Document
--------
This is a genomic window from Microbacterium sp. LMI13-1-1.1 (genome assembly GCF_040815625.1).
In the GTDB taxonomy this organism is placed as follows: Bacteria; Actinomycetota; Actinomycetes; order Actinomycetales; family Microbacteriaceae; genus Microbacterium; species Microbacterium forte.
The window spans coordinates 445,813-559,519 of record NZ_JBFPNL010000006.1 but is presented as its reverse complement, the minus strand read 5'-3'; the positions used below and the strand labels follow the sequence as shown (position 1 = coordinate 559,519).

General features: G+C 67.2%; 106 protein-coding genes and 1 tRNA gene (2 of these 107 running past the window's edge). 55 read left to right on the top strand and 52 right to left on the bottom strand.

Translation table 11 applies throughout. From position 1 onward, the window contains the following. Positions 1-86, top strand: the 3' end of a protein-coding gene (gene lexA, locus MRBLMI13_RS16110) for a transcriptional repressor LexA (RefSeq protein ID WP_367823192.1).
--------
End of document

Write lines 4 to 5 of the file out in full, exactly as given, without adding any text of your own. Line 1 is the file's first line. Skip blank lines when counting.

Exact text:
General features: G+C 67.2%; 106 protein-coding genes and 1 tRNA gene (2 of these 107 running past the window's edge). 55 read left to right on the top strand and 52 right to left on the bottom strand.

Translation table 11 applies throughout. From position 1 onward, the window contains the following. Positions 1-86, top strand: the 3' end of a protein-coding gene (gene lexA, locus MRBLMI13_RS16110) for a transcriptional repressor LexA (RefSeq protein ID WP_367823192.1).